Living at the Extremes – is this you?

People often ask me what the symptoms of AD(H)D are, or indeed the more creative mind. Blank and white thinking is common to creatives & people with AD(H)D and it can regularly manifest in behaviour and feelings. 


Black/white thinking

Psychologists recognise black-and-white thinking as a symptom of depressionThe high levels of emotional arousal that occur when life is out of control block access to our higher intelligence, or prefrontal cortex. Subtle shades of thought become unavailable.

Interestingly, thinking in such absolute terms without nuance - terms of everything or nothing - is also a trait of AD(H)D. Are you wondering about your own thinking style? Do you incline towards words like ‘always’ and ‘never’, ‘everyone’ and ‘nobody’, ‘terrific’ or ‘terrible’? Referred to as cognitive distortions these words may seem accurate reflections of your strongly felt observations. Once a word is spoken though, it replaces the experience and affects your belief system. The language we use shapes our reality.

Perfectionists too, see life only in terms of success or failure without a middle ground. Such unrealistic expectations inevitably lead to a great many disappointments.

From not Feeling enough to Feeling too much

The everything or nothing thinking style of the AD(H)D mind is also reflected in the relationship he has with his body. His external focus is often disconnected from any (internal) physical sensations. If they are felt, they are commonly overruled until the call becomes too loud to be ignored. Interestingly, periods of ceaseless activity are often alternated by ‘accidents’ or illness. The sudden grinding to a halt may be the body’s way of insisting that enough is enough.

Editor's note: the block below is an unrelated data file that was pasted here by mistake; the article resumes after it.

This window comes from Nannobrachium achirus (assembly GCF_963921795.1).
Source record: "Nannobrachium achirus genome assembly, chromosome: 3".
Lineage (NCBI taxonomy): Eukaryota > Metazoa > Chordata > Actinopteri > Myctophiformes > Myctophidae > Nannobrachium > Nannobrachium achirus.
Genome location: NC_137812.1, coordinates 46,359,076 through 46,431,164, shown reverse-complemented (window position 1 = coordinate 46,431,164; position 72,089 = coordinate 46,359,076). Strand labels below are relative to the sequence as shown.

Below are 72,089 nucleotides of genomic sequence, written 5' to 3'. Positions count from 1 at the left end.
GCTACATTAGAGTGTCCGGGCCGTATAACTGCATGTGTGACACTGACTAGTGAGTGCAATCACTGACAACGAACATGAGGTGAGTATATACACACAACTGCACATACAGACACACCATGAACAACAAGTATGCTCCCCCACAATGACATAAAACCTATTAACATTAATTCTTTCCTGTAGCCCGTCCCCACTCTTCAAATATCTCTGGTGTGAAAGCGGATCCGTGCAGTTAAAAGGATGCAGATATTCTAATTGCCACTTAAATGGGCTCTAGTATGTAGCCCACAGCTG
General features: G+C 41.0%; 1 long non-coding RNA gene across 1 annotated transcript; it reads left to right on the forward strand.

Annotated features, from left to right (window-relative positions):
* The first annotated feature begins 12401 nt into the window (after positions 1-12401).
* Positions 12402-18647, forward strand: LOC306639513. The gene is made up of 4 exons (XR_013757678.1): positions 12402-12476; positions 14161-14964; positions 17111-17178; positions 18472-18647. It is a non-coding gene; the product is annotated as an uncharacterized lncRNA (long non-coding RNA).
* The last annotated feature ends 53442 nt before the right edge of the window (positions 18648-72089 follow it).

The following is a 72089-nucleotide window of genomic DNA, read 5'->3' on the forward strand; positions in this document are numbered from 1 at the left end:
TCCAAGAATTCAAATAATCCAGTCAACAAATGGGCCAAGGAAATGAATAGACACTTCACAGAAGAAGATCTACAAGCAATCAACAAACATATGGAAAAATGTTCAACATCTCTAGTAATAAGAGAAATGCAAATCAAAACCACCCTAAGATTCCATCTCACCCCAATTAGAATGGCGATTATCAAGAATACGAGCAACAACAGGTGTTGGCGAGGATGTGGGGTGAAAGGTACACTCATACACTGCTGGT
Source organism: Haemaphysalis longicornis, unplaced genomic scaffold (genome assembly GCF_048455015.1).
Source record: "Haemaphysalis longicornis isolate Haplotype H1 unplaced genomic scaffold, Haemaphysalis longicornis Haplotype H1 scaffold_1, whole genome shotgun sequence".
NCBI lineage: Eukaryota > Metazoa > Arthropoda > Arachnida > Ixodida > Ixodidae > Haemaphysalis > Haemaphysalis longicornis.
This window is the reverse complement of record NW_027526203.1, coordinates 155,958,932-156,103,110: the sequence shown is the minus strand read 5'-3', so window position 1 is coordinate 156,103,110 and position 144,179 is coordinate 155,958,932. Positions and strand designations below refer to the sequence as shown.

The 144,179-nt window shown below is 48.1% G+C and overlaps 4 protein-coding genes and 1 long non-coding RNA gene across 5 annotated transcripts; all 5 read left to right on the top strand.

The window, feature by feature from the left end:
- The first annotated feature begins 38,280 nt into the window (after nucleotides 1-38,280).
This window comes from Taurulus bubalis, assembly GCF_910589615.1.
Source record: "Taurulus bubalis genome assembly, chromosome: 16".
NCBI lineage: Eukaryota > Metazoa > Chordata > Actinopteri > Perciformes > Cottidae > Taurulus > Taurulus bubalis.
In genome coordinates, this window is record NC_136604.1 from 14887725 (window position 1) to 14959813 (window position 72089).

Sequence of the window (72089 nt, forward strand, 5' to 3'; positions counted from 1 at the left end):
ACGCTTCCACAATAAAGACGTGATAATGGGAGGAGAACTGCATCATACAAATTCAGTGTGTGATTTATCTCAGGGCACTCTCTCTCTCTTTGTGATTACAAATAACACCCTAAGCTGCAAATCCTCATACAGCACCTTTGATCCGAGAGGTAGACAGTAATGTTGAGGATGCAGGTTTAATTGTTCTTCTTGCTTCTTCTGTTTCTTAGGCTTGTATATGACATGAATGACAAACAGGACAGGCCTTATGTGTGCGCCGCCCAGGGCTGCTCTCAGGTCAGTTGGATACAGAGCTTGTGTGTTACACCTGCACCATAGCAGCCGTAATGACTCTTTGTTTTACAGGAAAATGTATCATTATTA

My clients tell me how when at work or otherwise engaged, their energy supply seems endlessly on tap. The moment they switch off, or step through the door at home they feel suddenly shattered or depleted. Too exhausted to undertake anything productive.

So, while it is behaving itself, the poor body is mercilessly taken for granted.  The drive can easily overrule hunger too, but once the eating begins, saturation point might also go by unnoticed.

When I ask of my clients to focus their attention inwards telling things occur. Some people don’t notice anything at all – they have not yet learned to read their bodies. For others the experience can be so uncomfortable and the sudden acute awareness of the subtle sensations so intolerable, that they are reluctant to pursue the activity. After all, the constant habitual drive has proven an excellent way of not heeding the inner call. They lead their lives oscillating from overriding what’s going on inside, to being swept up by fury or panic.

Emotional Highs or Lows

Slightly different, but identical in form, are the wild emotional fluctuations that occur and stop the creative sufferer taking action until things have spiralled out of control. In my younger years I inhabited little terrain between elation and despair. Moods did not creep up on me, I didn’t gradually get more tired, or so I thought; it just happened out of the blue.

The inner life of the AD(H)D experience, or that of the gifted person, can feel as turbulent and unpredictable as the sea itself. Quite without warning a mood can switch, as fast as the blink of an eye.

If any of this describes you and you’d like suggestions on how to take more control, here’s a first step you can make.

  • Pay closer attention to yourself during the next few weeks:
  • Mark your words.  How much do you revert to b/w thinking?
  • Make an energy chart for a few days, starting from when you wake up till bedtime. How many peaks and troughs do you see?
  • Catch your inner mood changing. Notice how fast that can go.

Awareness is the first and most important step to change.

Now, read 3 Simple Ways to End Black and White Thinking in which I’ll be offering some sound advice to lead a more balanced and comfortable life in which you feel more like the driver than a passenger.

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